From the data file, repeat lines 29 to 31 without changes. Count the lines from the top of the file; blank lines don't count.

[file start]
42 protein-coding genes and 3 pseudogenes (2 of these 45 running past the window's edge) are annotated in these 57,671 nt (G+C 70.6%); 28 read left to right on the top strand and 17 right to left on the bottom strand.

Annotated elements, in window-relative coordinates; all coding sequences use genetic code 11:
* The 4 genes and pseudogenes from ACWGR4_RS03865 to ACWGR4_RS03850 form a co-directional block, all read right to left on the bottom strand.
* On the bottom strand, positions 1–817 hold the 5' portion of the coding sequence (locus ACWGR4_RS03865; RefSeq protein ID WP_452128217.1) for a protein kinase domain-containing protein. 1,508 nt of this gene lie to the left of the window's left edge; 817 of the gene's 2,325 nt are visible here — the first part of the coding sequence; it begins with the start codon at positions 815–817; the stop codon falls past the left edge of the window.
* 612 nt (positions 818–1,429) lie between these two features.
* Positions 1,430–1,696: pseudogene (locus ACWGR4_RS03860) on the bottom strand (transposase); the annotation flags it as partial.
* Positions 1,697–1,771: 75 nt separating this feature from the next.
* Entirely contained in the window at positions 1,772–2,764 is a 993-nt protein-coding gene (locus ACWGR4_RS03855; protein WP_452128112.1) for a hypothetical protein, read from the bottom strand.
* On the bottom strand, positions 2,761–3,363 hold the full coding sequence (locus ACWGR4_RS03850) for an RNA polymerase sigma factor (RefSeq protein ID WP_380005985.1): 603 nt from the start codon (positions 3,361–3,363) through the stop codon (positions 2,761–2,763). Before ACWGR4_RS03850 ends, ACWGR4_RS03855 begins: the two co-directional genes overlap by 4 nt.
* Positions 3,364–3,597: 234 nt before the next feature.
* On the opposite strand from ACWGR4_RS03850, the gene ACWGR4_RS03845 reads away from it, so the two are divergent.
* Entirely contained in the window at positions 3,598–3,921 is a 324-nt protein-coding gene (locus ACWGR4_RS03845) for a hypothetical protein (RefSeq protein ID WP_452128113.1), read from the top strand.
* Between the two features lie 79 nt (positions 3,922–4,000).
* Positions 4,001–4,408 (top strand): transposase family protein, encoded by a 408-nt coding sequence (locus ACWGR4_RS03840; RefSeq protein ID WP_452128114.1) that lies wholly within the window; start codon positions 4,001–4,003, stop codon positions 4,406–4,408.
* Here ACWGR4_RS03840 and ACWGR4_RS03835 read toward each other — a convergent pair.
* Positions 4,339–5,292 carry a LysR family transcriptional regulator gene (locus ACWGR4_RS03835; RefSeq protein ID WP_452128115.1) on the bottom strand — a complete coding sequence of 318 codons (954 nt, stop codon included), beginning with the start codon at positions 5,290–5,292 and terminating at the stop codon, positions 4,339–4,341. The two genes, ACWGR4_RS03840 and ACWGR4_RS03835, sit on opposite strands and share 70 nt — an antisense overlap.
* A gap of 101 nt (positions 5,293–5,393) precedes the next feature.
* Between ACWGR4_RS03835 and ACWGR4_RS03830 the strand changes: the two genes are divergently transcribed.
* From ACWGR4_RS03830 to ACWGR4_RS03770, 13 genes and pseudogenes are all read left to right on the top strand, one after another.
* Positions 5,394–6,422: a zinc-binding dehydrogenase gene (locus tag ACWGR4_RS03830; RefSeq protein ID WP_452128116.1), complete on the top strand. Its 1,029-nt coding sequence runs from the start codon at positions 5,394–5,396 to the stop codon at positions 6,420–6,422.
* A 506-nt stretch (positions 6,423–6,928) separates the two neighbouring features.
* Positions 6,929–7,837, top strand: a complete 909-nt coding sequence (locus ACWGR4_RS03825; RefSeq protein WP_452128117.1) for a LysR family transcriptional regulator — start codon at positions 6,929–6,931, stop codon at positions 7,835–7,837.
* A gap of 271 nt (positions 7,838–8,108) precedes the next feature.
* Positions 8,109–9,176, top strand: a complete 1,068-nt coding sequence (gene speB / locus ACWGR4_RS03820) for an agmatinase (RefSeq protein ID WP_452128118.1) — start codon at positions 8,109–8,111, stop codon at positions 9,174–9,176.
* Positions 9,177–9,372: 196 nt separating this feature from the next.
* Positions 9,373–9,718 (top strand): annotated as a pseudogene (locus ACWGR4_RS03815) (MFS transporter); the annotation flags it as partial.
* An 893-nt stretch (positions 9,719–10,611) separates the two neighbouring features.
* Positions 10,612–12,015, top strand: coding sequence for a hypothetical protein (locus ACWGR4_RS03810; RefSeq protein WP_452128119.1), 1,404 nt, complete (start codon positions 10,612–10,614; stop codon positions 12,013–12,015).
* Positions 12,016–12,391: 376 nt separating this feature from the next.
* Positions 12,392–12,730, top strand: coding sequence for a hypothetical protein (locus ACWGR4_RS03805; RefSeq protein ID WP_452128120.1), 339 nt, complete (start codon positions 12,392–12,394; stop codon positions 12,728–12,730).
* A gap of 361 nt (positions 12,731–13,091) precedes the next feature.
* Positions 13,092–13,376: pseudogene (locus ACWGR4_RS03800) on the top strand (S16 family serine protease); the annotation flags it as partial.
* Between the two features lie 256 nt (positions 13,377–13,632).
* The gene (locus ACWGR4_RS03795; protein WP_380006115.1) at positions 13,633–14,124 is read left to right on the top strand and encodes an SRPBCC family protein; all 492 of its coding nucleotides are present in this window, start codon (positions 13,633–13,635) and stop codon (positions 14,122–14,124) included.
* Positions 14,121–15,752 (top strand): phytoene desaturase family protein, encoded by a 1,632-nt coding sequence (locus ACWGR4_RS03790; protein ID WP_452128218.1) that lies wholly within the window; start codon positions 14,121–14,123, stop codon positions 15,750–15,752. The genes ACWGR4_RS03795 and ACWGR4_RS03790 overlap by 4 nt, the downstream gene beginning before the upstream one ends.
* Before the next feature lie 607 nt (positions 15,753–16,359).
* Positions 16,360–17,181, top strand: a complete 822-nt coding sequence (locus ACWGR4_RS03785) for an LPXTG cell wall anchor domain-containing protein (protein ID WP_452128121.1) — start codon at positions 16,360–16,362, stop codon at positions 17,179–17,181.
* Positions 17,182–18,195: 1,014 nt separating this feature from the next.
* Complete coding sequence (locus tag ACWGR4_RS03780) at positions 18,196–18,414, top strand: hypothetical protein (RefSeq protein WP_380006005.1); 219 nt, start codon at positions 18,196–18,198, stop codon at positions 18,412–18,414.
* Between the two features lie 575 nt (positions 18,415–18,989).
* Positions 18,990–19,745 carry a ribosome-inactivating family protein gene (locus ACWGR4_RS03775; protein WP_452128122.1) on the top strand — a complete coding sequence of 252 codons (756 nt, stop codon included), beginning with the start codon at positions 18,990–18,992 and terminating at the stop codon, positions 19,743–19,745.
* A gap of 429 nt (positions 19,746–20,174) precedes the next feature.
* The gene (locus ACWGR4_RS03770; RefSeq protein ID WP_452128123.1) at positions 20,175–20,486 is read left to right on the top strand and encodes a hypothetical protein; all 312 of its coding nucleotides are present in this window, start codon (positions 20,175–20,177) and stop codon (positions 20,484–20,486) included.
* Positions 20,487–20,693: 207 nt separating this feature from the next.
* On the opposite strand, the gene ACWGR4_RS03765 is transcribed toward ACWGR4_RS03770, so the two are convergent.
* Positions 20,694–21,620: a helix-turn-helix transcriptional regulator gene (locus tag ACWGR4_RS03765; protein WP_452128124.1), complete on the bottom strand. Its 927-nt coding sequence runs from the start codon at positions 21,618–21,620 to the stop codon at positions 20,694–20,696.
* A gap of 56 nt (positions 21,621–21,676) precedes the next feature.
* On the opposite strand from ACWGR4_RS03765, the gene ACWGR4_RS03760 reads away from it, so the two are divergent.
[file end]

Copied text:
* Positions 12,016–12,391: 376 nt separating this feature from the next.
* Positions 12,392–12,730, top strand: coding sequence for a hypothetical protein (locus ACWGR4_RS03805; RefSeq protein ID WP_452128120.1), 339 nt, complete (start codon positions 12,392–12,394; stop codon positions 12,728–12,730).
* A gap of 361 nt (positions 12,731–13,091) precedes the next feature.